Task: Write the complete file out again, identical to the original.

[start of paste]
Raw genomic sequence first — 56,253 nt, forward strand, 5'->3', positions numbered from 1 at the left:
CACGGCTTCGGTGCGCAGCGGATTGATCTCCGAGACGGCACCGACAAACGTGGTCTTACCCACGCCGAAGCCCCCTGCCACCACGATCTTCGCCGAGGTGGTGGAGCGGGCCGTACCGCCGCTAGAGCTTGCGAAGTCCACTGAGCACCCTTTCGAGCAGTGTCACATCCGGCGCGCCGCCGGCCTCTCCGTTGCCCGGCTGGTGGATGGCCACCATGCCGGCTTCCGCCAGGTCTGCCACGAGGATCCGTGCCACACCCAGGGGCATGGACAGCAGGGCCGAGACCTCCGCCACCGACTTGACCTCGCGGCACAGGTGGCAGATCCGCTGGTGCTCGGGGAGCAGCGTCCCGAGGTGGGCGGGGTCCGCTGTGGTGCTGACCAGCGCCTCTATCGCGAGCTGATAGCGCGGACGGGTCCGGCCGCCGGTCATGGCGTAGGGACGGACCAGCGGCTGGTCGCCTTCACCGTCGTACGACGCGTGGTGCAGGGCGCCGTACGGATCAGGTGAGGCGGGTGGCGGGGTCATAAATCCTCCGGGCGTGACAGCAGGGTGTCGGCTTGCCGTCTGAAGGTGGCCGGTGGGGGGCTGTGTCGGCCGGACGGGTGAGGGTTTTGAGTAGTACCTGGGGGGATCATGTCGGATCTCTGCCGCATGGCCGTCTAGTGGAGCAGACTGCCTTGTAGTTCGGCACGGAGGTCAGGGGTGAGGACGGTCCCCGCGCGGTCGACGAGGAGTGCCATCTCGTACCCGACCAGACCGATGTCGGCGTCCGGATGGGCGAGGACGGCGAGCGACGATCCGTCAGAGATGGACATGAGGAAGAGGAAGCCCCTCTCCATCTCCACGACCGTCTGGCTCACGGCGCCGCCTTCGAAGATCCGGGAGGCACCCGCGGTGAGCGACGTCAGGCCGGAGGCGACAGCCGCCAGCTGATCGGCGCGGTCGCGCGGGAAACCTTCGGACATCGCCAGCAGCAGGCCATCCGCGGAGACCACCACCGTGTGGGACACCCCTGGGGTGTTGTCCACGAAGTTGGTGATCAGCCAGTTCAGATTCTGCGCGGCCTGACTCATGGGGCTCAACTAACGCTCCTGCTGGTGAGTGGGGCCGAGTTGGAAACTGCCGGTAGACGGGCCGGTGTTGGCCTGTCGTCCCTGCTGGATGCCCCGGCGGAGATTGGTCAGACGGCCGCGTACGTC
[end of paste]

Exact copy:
Raw genomic sequence first — 56,253 nt, forward strand, 5'->3', positions numbered from 1 at the left:
CACGGCTTCGGTGCGCAGCGGATTGATCTCCGAGACGGCACCGACAAACGTGGTCTTACCCACGCCGAAGCCCCCTGCCACCACGATCTTCGCCGAGGTGGTGGAGCGGGCCGTACCGCCGCTAGAGCTTGCGAAGTCCACTGAGCACCCTTTCGAGCAGTGTCACATCCGGCGCGCCGCCGGCCTCTCCGTTGCCCGGCTGGTGGATGGCCACCATGCCGGCTTCCGCCAGGTCTGCCACGAGGATCCGTGCCACACCCAGGGGCATGGACAGCAGGGCCGAGACCTCCGCCACCGACTTGACCTCGCGGCACAGGTGGCAGATCCGCTGGTGCTCGGGGAGCAGCGTCCCGAGGTGGGCGGGGTCCGCTGTGGTGCTGACCAGCGCCTCTATCGCGAGCTGATAGCGCGGACGGGTCCGGCCGCCGGTCATGGCGTAGGGACGGACCAGCGGCTGGTCGCCTTCACCGTCGTACGACGCGTGGTGCAGGGCGCCGTACGGATCAGGTGAGGCGGGTGGCGGGGTCATAAATCCTCCGGGCGTGACAGCAGGGTGTCGGCTTGCCGTCTGAAGGTGGCCGGTGGGGGGCTGTGTCGGCCGGACGGGTGAGGGTTTTGAGTAGTACCTGGGGGGATCATGTCGGATCTCTGCCGCATGGCCGTCTAGTGGAGCAGACTGCCTTGTAGTTCGGCACGGAGGTCAGGGGTGAGGACGGTCCCCGCGCGGTCGACGAGGAGTGCCATCTCGTACCCGACCAGACCGATGTCGGCGTCCGGATGGGCGAGGACGGCGAGCGACGATCCGTCAGAGATGGACATGAGGAAGAGGAAGCCCCTCTCCATCTCCACGACCGTCTGGCTCACGGCGCCGCCTTCGAAGATCCGGGAGGCACCCGCGGTGAGCGACGTCAGGCCGGAGGCGACAGCCGCCAGCTGATCGGCGCGGTCGCGCGGGAAACCTTCGGACATCGCCAGCAGCAGGCCATCCGCGGAGACCACCACCGTGTGGGACACCCCTGGGGTGTTGTCCACGAAGTTGGTGATCAGCCAGTTCAGATTCTGCGCGGCCTGACTCATGGGGCTCAACTAACGCTCCTGCTGGTGAGTGGGGCCGAGTTGGAAACTGCCGGTAGACGGGCCGGTGTTGGCCTGTCGTCCCTGCTGGATGCCCCGGCGGAGATTGGTCAGACGGCCGCGTACGTC